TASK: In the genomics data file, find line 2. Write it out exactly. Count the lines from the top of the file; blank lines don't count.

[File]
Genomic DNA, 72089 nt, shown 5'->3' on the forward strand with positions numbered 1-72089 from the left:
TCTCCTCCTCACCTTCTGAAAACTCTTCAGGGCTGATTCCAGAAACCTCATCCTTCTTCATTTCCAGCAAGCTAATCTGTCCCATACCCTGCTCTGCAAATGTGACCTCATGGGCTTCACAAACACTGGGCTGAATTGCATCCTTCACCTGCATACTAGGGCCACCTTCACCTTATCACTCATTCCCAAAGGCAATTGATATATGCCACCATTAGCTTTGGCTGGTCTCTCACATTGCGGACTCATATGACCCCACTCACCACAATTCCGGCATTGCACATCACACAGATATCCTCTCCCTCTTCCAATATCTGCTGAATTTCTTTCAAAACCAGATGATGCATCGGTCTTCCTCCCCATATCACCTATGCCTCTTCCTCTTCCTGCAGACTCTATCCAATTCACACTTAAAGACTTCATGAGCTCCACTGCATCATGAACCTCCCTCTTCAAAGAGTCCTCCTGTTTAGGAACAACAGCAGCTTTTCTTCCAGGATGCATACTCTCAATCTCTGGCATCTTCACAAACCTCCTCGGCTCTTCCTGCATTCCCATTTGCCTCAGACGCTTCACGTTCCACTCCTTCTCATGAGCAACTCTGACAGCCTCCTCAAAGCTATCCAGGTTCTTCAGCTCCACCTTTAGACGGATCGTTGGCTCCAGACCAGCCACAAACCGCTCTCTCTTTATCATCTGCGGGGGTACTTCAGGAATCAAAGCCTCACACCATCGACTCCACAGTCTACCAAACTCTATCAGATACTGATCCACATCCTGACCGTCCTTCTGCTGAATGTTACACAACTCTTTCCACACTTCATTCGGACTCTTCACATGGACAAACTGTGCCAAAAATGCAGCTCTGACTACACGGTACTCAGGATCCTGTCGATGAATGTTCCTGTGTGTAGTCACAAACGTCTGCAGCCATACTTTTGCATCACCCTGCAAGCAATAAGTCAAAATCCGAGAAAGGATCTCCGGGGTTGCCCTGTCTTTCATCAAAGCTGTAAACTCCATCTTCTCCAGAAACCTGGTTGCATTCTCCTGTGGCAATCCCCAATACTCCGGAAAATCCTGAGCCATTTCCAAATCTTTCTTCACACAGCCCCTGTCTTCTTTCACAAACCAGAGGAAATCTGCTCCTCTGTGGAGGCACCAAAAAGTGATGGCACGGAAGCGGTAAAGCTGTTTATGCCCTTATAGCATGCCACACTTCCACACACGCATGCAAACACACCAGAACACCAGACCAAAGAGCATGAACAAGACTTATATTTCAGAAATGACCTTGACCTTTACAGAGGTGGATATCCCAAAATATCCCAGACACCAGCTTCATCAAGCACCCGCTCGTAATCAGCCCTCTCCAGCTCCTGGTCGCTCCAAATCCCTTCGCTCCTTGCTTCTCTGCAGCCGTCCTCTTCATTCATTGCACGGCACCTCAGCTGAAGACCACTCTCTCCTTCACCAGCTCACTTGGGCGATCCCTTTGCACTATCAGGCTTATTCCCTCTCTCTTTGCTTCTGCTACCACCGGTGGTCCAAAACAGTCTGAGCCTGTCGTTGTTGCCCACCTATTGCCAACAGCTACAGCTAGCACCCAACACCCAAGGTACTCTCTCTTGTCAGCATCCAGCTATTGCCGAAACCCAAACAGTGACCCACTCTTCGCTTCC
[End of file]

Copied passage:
TCTCCTCCTCACCTTCTGAAAACTCTTCAGGGCTGATTCCAGAAACCTCATCCTTCTTCATTTCCAGCAAGCTAATCTGTCCCATACCCTGCTCTGCAAATGTGACCTCATGGGCTTCACAAACACTGGGCTGAATTGCATCCTTCACCTGCATACTAGGGCCACCTTCACCTTATCACTCATTCCCAAAGGCAATTGATATATGCCACCATTAGCTTTGGCTGGTCTCTCACATTGCGGACTCATATGACCCCACTCACCACAATTCCGGCATTGCACATCACACAGATATCCTCTCCCTCTTCCAATATCTGCTGAATTTCTTTCAAAACCAGATGATGCATCGGTCTTCCTCCCCATATCACCTATGCCTCTTCCTCTTCCTGCAGACTCTATCCAATTCACACTTAAAGACTTCATGAGCTCCACTGCATCATGAACCTCCCTCTTCAAAGAGTCCTCCTGTTTAGGAACAACAGCAGCTTTTCTTCCAGGATGCATACTCTCAATCTCTGGCATCTTCACAAACCTCCTCGGCTCTTCCTGCATTCCCATTTGCCTCAGACGCTTCACGTTCCACTCCTTCTCATGAGCAACTCTGACAGCCTCCTCAAAGCTATCCAGGTTCTTCAGCTCCACCTTTAGACGGATCGTTGGCTCCAGACCAGCCACAAACCGCTCTCTCTTTATCATCTGCGGGGGTACTTCAGGAATCAAAGCCTCACACCATCGACTCCACAGTCTACCAAACTCTATCAGATACTGATCCACATCCTGACCGTCCTTCTGCTGAATGTTACACAACTCTTTCCACACTTCATTCGGACTCTTCACATGGACAAACTGTGCCAAAAATGCAGCTCTGACTACACGGTACTCAGGATCCTGTCGATGAATGTTCCTGTGTGTAGTCACAAACGTCTGCAGCCATACTTTTGCATCACCCTGCAAGCAATAAGTCAAAATCCGAGAAAGGATCTCCGGGGTTGCCCTGTCTTTCATCAAAGCTGTAAACTCCATCTTCTCCAGAAACCTGGTTGCATTCTCCTGTGGCAATCCCCAATACTCCGGAAAATCCTGAGCCATTTCCAAATCTTTCTTCACACAGCCCCTGTCTTCTTTCACAAACCAGAGGAAATCTGCTCCTCTGTGGAGGCACCAAAAAGTGATGGCACGGAAGCGGTAAAGCTGTTTATGCCCTTATAGCATGCCACACTTCCACACACGCATGCAAACACACCAGAACACCAGACCAAAGAGCATGAACAAGACTTATATTTCAGAAATGACCTTGACCTTTACAGAGGTGGATATCCCAAAATATCCCAGACACCAGCTTCATCAAGCACCCGCTCGTAATCAGCCCTCTCCAGCTCCTGGTCGCTCCAAATCCCTTCGCTCCTTGCTTCTCTGCAGCCGTCCTCTTCATTCATTGCACGGCACCTCAGCTGAAGACCACTCTCTCCTTCACCAGCTCACTTGGGCGATCCCTTTGCACTATCAGGCTTATTCCCTCTCTCTTTGCTTCTGCTACCACCGGTGGTCCAAAACAGTCTGAGCCTGTCGTTGTTGCCCACCTATTGCCAACAGCTACAGCTAGCACCCAACACCCAAGGTACTCTCTCTTGTCAGCATCCAGCTATTGCCGAAACCCAAACAGTGACCCACTCTTCGCTTCC